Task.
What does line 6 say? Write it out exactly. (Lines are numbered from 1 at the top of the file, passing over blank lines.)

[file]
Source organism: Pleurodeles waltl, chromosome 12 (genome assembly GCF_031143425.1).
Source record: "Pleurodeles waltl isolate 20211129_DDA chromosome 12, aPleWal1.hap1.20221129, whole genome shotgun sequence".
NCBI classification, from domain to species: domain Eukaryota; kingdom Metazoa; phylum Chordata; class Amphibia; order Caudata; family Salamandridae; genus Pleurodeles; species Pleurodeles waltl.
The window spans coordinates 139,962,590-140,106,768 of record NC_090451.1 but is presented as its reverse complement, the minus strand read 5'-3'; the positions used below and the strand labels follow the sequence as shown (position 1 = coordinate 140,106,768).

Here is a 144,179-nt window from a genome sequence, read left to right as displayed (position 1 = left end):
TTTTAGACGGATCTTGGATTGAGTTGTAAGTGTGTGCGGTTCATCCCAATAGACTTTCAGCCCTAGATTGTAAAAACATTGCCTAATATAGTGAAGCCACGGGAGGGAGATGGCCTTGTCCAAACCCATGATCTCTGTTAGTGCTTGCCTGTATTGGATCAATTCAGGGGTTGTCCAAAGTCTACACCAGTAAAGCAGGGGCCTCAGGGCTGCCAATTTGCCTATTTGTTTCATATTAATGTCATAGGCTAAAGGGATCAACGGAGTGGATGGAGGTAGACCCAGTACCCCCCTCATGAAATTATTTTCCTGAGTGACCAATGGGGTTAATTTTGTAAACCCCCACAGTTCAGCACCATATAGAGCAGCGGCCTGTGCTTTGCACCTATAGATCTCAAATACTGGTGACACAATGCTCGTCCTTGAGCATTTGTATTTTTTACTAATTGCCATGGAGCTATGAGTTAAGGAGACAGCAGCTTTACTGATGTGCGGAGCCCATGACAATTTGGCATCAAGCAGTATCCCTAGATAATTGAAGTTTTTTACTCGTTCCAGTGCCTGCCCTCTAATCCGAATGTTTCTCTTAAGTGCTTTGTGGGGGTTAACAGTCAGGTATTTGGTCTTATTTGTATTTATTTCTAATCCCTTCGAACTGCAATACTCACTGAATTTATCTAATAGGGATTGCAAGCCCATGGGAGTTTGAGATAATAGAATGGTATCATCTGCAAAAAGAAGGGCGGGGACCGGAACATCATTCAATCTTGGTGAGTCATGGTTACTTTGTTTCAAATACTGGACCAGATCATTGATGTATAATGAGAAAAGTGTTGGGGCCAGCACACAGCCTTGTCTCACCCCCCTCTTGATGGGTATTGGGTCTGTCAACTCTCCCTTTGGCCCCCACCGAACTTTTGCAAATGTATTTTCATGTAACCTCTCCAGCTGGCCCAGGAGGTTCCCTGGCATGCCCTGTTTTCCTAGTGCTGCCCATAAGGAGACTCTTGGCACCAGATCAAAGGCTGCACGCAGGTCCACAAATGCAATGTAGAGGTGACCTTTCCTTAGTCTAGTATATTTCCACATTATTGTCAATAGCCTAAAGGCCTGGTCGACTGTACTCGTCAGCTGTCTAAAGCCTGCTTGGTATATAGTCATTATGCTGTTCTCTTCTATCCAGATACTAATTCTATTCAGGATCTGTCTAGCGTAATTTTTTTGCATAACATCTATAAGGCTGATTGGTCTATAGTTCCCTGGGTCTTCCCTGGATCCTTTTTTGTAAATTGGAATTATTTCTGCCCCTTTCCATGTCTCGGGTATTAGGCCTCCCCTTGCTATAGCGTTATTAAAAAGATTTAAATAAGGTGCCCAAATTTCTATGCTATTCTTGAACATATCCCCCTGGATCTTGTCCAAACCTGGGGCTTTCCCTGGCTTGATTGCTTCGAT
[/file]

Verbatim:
TTTTAGACGGATCTTGGATTGAGTTGTAAGTGTGTGCGGTTCATCCCAATAGACTTTCAGCCCTAGATTGTAAAAACATTGCCTAATATAGTGAAGCCACGGGAGGGAGATGGCCTTGTCCAAACCCATGATCTCTGTTAGTGCTTGCCTGTATTGGATCAATTCAGGGGTTGTCCAAAGTCTACACCAGTAAAGCAGGGGCCTCAGGGCTGCCAATTTGCCTATTTGTTTCATATTAATGTCATAGGCTAAAGGGATCAACGGAGTGGATGGAGGTAGACCCAGTACCCCCCTCATGAAATTATTTTCCTGAGTGACCAATGGGGTTAATTTTGTAAACCCCCACAGTTCAGCACCATATAGAGCAGCGGCCTGTGCTTTGCACCTATAGATCTCAAATACTGGTGACACAATGCTCGTCCTTGAGCATTTGTATTTTTTACTAATTGCCATGGAGCTATGAGTTAAGGAGACAGCAGCTTTACTGATGTGCGGAGCCCATGACAATTTGGCATCAAGCAGTATCCCTAGATAATTGAAGTTTTTTACTCGTTCCAGTGCCTGCCCTCTAATCCGAATGTTTCTCTTAAGTGCTTTGTGGGGGTTAACAGTCAGGTATTTGGTCTTATTTGTATTTATTTCTAATCCCTTCGAACTGCAATACTCACTGAATTTATCTAATAGGGATTGCAAGCCCATGGGAGTTTGAGATAATAGAATGGTATCATCTGCAAAAAGAAGGGCGGGGACCGGAACATCATTCAATCTTGGTGAGTCATGGTTACTTTGTTTCAAATACTGGACCAGATCATTGATGTATAATGAGAAAAGTGTTGGGGCCAGCACACAGCCTTGTCTCACCCCCCTCTTGATGGGTATTGGGTCTGTCAACTCTCCCTTTGGCCCCCACCGAACTTTTGCAAATGTATTTTCATGTAACCTCTCCAGCTGGCCCAGGAGGTTCCCTGGCATGCCCTGTTTTCCTAGTGCTGCCCATAAGGAGACTCTTGGCACCAGATCAAAGGCTGCACGCAGGTCCACAAATGCAATGTAGAGGTGACCTTTCCTTAGTCTAGTATATTTCCACATTATTGTCAATAGCCTAAAGGCCTGGTCGACTGTACTCGTCAGCTGTCTAAAGCCTGCTTGGTATATAGTCATTATGCTGTTCTCTTCTATCCAGATACTAATTCTATTCAGGATCTGTCTAGCGTAATTTTTTTGCATAACATCTATAAGGCTGATTGGTCTATAGTTCCCTGGGTCTTCCCTGGATCCTTTTTTGTAAATTGGAATTATTTCTGCCCCTTTCCATGTCTCGGGTATTAGGCCTCCCCTTGCTATAGCGTTATTAAAAAGATTTAAATAAGGTGCCCAAATTTCTATGCTATTCTTGAACATATCCCCCTGGATCTTGTCCAAACCTGGGGCTTTCCCTGGCTTGATTGCTTCGAT